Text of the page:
This might be a good time to mention that the snowplow can’t actually make it up the last half of your driveway. He doesn’t even try any more, since his last few attempts were rather embarrassing for all concerned. There’s nothing more ironic than a snowplow operator having to call another snowplow operator to tow him out of your ditch, which by the way is so deep and sheer that it could probably protect you from an invasion of knights on horseback. So, it’s up to you to do that part of your driveway by hand. Think of all the money you’re saving on gym memberships! Well, you already have a gym membership. So think of it as extra exercise. You’ve added ten years to your life. You can thank your Canadian driveway for that.

Your Canadian driveway will make you lots of new friends. Late at night, you will wake to the sound of wheels spinning fruitlessly, and you will wander outside in your rubber boots and bathrobe, high-powered flashlight in hand, to meet them. “I thought this was a street,” they’ll say sheepishly. “Google Maps says it is.” You will give a knowing, Pa Ingalls-like laugh, then stand around chatting until the tow truck arrives, and you will feel blessed because you never would have gotten to meet these new people otherwise. You might even realize that the tow truck is going to be a while, and you should probably invite them in. So you will spend a happy hour chatting with that lovely gay couple who owns an art gallery and who are trying to stave off panic attacks at the thought of having to live with you forever, or the family from Toronto who have never been away from street lights before and who after a cup of tea will begin to seem guardedly hopeful that you will not turn out to be like that guy from Deliverance after all. Your Canadian driveway will make you friends with these people for life. They will never forget it, or you.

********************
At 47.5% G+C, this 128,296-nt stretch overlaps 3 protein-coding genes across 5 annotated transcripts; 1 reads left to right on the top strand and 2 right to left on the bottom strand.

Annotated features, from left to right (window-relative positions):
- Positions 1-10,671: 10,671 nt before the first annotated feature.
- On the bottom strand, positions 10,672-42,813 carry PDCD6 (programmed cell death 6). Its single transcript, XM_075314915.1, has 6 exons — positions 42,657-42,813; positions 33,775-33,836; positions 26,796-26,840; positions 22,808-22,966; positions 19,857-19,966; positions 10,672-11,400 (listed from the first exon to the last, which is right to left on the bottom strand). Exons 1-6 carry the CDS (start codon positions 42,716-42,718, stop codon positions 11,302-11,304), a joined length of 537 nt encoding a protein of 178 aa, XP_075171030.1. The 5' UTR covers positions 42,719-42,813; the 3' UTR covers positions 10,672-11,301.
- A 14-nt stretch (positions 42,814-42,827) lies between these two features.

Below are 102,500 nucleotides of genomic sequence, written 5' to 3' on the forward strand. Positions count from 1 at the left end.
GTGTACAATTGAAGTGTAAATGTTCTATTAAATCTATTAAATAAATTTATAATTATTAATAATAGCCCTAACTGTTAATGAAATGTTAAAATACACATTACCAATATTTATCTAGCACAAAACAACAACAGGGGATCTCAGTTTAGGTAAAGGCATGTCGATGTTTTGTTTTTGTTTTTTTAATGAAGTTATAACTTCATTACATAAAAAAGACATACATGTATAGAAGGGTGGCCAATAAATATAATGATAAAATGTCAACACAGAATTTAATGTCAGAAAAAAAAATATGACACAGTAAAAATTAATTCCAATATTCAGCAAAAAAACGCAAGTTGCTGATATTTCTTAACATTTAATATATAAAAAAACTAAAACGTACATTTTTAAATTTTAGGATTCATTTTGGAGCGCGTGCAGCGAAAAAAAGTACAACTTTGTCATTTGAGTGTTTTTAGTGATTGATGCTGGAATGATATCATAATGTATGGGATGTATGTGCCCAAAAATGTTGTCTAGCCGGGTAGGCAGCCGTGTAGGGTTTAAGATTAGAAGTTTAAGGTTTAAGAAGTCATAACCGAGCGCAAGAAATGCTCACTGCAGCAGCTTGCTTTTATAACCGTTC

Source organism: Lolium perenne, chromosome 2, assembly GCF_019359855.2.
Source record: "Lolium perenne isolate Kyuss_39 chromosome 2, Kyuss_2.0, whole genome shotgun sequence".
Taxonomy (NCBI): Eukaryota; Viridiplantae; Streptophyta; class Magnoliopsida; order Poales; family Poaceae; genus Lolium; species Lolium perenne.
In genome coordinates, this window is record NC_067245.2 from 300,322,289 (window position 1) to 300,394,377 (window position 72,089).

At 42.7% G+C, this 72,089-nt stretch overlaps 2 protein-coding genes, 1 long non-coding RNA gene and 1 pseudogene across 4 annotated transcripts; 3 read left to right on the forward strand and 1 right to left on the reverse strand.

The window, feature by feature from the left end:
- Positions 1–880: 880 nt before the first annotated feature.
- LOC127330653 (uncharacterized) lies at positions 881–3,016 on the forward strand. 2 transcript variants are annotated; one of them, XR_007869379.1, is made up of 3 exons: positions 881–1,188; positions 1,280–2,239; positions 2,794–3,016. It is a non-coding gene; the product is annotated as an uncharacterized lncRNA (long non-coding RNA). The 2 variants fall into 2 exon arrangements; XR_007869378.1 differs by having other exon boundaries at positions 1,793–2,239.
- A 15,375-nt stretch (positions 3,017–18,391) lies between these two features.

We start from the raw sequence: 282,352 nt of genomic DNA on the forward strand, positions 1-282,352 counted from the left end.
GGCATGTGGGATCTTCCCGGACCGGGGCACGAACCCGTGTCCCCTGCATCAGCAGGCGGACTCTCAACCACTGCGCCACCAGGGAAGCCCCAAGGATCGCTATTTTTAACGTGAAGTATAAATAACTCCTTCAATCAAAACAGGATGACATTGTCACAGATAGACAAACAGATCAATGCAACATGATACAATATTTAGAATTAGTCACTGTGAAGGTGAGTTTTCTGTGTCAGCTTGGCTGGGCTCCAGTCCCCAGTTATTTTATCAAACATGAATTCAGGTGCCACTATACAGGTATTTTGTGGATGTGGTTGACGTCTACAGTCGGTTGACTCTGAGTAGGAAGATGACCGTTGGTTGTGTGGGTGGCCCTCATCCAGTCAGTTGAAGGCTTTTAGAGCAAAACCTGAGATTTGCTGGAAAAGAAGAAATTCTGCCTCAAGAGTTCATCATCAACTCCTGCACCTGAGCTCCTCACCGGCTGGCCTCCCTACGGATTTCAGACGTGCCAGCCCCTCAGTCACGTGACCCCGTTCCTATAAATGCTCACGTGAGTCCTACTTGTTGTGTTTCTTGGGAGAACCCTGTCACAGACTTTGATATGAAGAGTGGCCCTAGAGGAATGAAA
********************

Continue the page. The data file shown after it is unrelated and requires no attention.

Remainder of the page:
So, now it’s February. All winter, you’ve been diligent with shovel, scoop, and salt, scraping away the last inch of ice so that you can get up your driveway again and your loved ones don’t break any bones trying to make it up the hill on foot. This year, you swear, is going to be different. Then it snows again. This snow is followed by rain, which you might think would melt the snow, except instead it freezes, so you’ve got a glacier again.

At this point you will feel a number of emotions. Think of it as a great opportunity for you to practice your meditation skills. You are far more spiritually advanced than some guy in the suburbs who doesn’t have to deal with any of this stuff. For this, and for many other gifts besides, you can thank your Canadian driveway.

You shall not pass!
You shall not pass!

1 thought on “The Care and Feeding of Canadian Driveways”

  1. You know I have a complicated relationship with your driveway, so I had to read this post. Made me laugh out loud. But, Pa, that picture doesn’t begin to capture how steep your driveway actually gets at the top. And when you’re looking at this view as you slide backwards…and sideways…while still accelerating…and very pregnant…in the dark…SHUDDERS! ;–)